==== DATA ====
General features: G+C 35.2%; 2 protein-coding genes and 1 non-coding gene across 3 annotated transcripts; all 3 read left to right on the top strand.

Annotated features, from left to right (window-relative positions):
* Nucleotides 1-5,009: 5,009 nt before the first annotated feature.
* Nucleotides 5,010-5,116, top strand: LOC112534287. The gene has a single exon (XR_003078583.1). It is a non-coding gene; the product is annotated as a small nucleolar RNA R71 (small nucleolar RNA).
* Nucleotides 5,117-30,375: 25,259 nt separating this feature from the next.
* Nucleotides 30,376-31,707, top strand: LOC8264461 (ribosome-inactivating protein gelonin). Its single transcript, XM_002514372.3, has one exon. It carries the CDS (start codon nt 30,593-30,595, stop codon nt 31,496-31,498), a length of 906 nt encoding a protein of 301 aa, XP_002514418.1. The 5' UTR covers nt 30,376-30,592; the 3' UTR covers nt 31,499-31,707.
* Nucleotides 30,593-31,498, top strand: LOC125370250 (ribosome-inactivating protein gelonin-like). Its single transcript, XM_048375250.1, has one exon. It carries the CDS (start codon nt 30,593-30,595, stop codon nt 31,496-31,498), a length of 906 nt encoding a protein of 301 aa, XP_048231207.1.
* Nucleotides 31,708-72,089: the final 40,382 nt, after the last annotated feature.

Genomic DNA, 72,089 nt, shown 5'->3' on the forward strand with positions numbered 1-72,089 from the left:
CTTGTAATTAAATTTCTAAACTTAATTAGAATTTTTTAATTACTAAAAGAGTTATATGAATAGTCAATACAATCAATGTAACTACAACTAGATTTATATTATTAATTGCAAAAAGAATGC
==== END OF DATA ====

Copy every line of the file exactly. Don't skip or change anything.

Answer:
General features: G+C 35.2%; 2 protein-coding genes and 1 non-coding gene across 3 annotated transcripts; all 3 read left to right on the top strand.

Annotated features, from left to right (window-relative positions):
* Nucleotides 1-5,009: 5,009 nt before the first annotated feature.
* Nucleotides 5,010-5,116, top strand: LOC112534287. The gene has a single exon (XR_003078583.1). It is a non-coding gene; the product is annotated as a small nucleolar RNA R71 (small nucleolar RNA).
* Nucleotides 5,117-30,375: 25,259 nt separating this feature from the next.
* Nucleotides 30,376-31,707, top strand: LOC8264461 (ribosome-inactivating protein gelonin). Its single transcript, XM_002514372.3, has one exon. It carries the CDS (start codon nt 30,593-30,595, stop codon nt 31,496-31,498), a length of 906 nt encoding a protein of 301 aa, XP_002514418.1. The 5' UTR covers nt 30,376-30,592; the 3' UTR covers nt 31,499-31,707.
* Nucleotides 30,593-31,498, top strand: LOC125370250 (ribosome-inactivating protein gelonin-like). Its single transcript, XM_048375250.1, has one exon. It carries the CDS (start codon nt 30,593-30,595, stop codon nt 31,496-31,498), a length of 906 nt encoding a protein of 301 aa, XP_048231207.1.
* Nucleotides 31,708-72,089: the final 40,382 nt, after the last annotated feature.

Genomic DNA, 72,089 nt, shown 5'->3' on the forward strand with positions numbered 1-72,089 from the left:
CTTGTAATTAAATTTCTAAACTTAATTAGAATTTTTTAATTACTAAAAGAGTTATATGAATAGTCAATACAATCAATGTAACTACAACTAGATTTATATTATTAATTGCAAAAAGAATGC